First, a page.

EFCC Press Release
The Economic and Financial Crimes Commission, EFCC, on Monday, April 3, 2017 asked Justice John Tsoho of the Federal High Court, Abuja to issue a warrant of arrest to compel former justice minister, Mohammed Adoke, to attend his trial over alleged diversion of $1.1 billion during a controversial transfer of OPL 245 to Malabu, a company linked to a former minister of petroleum, Dan Etete.
The OPL 245, an oil field believed to be the largest in Africa, was said to have been fraudulently acquired by Malabu Oil and Gas Limited in 1998 and afterwards sold to oil giants, Shell and Agip.
The request, according Johnson Ojogbane, counsel to the EFCC, was necessitated by the fact that the Commission had not been able to serve the suspect with the charges preferred against him as Adoke was said to be out of the country.
Adoke is accused of illegally transferring over $800m, purportedly meant for the purchase of the Oil Prospecting Licence 245 to Etete and Malabu Oil & Gas Limited from a Federal Government account.
After the case was mentioned and counsel have announced their appearances, Ojogbane told the court that the Commission had not been able to serve the defendants with the charges.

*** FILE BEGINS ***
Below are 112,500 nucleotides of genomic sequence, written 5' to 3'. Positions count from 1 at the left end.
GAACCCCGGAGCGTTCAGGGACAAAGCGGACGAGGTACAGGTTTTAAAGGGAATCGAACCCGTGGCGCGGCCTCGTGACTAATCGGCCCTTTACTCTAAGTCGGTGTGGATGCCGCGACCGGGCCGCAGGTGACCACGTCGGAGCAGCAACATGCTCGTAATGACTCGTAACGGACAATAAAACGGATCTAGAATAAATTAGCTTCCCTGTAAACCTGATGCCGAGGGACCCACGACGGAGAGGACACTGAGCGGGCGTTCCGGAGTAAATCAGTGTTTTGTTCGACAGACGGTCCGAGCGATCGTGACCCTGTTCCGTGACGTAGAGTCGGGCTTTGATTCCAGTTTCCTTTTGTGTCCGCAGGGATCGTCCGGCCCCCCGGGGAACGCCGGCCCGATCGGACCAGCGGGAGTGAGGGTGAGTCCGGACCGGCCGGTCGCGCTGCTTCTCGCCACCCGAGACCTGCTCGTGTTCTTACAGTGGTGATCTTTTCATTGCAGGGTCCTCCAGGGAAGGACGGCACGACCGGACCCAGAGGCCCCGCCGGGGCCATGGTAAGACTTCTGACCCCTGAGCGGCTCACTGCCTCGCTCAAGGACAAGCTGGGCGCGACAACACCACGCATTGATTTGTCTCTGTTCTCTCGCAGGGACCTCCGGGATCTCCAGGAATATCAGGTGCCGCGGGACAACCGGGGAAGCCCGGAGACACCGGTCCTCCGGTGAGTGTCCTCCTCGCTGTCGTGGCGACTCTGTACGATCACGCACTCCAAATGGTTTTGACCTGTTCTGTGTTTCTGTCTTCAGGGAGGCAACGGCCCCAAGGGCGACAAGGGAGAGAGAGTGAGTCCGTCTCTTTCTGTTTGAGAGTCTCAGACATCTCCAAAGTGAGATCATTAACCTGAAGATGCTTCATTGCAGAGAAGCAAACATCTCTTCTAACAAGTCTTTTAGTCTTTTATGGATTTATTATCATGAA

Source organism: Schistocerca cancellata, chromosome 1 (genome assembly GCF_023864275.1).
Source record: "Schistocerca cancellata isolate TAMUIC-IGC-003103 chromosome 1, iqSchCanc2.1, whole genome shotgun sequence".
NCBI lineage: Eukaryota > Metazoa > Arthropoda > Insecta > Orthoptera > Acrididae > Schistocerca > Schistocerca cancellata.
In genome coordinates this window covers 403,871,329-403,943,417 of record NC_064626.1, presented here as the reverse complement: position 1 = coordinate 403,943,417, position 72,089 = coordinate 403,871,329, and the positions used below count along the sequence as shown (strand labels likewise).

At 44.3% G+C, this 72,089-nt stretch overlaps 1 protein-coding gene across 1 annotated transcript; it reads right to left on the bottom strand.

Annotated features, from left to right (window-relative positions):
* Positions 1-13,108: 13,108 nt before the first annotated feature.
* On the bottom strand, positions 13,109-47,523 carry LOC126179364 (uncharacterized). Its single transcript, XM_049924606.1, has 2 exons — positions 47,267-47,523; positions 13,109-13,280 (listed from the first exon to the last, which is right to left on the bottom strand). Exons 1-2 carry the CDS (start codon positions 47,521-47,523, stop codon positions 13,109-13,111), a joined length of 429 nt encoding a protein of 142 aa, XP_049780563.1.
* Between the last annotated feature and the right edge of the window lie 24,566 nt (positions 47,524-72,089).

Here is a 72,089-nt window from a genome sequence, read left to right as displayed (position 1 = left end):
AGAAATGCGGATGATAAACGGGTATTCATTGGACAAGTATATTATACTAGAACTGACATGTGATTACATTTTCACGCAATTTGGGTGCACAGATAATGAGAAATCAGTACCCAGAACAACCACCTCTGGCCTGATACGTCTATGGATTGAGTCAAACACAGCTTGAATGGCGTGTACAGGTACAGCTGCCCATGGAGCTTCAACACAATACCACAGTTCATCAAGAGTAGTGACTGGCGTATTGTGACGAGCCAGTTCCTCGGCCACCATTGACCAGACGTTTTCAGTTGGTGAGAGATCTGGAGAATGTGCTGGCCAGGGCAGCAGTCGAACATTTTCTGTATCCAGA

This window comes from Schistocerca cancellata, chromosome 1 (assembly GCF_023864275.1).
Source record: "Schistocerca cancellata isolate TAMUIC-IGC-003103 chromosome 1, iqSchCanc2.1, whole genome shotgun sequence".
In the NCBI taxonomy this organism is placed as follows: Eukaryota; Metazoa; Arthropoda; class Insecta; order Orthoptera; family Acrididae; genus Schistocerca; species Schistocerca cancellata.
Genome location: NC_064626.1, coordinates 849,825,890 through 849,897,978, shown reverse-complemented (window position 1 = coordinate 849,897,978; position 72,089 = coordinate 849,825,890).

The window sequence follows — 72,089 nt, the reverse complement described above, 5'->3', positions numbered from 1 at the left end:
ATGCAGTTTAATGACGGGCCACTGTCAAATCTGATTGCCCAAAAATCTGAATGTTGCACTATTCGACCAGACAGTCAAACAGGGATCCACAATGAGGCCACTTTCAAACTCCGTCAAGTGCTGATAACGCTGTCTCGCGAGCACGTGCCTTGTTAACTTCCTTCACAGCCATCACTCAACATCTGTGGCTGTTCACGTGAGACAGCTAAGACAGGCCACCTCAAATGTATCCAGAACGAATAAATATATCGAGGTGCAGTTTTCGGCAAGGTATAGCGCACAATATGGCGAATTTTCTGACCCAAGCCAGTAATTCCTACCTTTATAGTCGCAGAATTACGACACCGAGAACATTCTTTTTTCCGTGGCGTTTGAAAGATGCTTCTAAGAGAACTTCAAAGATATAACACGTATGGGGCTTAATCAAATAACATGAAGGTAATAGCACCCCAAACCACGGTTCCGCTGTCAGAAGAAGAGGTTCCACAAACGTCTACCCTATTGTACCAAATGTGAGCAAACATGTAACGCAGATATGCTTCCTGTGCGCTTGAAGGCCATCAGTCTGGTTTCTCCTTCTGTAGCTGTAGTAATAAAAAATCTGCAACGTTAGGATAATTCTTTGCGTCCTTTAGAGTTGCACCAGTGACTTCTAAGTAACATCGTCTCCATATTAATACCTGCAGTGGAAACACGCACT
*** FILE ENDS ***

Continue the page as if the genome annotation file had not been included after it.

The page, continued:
He sought to be guided by the judge as to whether to apply orally or in form of a motion for the arrest warrant against the defendants.
“We have yet to serve the defendants in this case. We have been unable to serve them particularly the first defendant (Adoke). We are told he is outside the country.
“I will appreciate if My Lord can guide me. I actually want to make an application for arrest warrants against the defendants”, Ojogbane pleaded.
Justice Tsoho said the court could not issue an arrest warrant against a suspect that had not been arraigned in court.
“You can’t apply orally. My understanding of the law is that until you arraign anybody, you cannot make an order of arrest against the person. If a defendant has been arraigned and he is not coming for trial, the court can issue arrest warrant against such a person”, the judge held.
But Ojogbane explained that the arrest warrant was necessary to trigger the extradition proceedings against the defendants, who are said to be abroad.
He explained that with the cooperation of the AGF’s office in terms of commencing the extradition proceedings, it would facilitate the arrest of the defendants by the INTERPOL if arrest warrants could be attached to all the relevant documents to be sent to the relevant foreign authorities.
The judge however insisted that with or without an arrest warrant, the extradition proceedings could go on.
The case was, thereafter, adjourned to June 13, 2017 for the arraignment.